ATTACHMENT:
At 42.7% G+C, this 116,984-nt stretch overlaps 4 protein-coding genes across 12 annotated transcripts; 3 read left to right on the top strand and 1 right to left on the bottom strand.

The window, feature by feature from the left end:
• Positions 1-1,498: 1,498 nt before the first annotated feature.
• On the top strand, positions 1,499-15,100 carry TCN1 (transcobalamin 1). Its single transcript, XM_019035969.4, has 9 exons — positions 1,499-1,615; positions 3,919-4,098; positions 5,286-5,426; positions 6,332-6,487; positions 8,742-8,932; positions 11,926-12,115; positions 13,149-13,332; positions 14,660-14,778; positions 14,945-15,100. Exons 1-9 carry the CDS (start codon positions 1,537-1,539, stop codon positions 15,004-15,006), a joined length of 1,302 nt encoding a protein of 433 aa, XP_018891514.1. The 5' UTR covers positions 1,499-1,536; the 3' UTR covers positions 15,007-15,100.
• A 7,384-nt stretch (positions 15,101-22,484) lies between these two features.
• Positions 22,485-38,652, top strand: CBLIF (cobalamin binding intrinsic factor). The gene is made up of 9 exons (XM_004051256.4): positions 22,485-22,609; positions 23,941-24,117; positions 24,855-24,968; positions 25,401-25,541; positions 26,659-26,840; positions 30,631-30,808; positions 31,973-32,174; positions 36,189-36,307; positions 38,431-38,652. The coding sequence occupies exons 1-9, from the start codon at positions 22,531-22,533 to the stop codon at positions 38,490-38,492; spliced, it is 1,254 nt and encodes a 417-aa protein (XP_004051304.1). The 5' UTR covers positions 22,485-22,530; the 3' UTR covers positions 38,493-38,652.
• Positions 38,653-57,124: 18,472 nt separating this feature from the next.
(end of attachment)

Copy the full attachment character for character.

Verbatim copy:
At 42.7% G+C, this 116,984-nt stretch overlaps 4 protein-coding genes across 12 annotated transcripts; 3 read left to right on the top strand and 1 right to left on the bottom strand.

The window, feature by feature from the left end:
• Positions 1-1,498: 1,498 nt before the first annotated feature.
• On the top strand, positions 1,499-15,100 carry TCN1 (transcobalamin 1). Its single transcript, XM_019035969.4, has 9 exons — positions 1,499-1,615; positions 3,919-4,098; positions 5,286-5,426; positions 6,332-6,487; positions 8,742-8,932; positions 11,926-12,115; positions 13,149-13,332; positions 14,660-14,778; positions 14,945-15,100. Exons 1-9 carry the CDS (start codon positions 1,537-1,539, stop codon positions 15,004-15,006), a joined length of 1,302 nt encoding a protein of 433 aa, XP_018891514.1. The 5' UTR covers positions 1,499-1,536; the 3' UTR covers positions 15,007-15,100.
• A 7,384-nt stretch (positions 15,101-22,484) lies between these two features.
• Positions 22,485-38,652, top strand: CBLIF (cobalamin binding intrinsic factor). The gene is made up of 9 exons (XM_004051256.4): positions 22,485-22,609; positions 23,941-24,117; positions 24,855-24,968; positions 25,401-25,541; positions 26,659-26,840; positions 30,631-30,808; positions 31,973-32,174; positions 36,189-36,307; positions 38,431-38,652. The coding sequence occupies exons 1-9, from the start codon at positions 22,531-22,533 to the stop codon at positions 38,490-38,492; spliced, it is 1,254 nt and encodes a 417-aa protein (XP_004051304.1). The 5' UTR covers positions 22,485-22,530; the 3' UTR covers positions 38,493-38,652.
• Positions 38,653-57,124: 18,472 nt separating this feature from the next.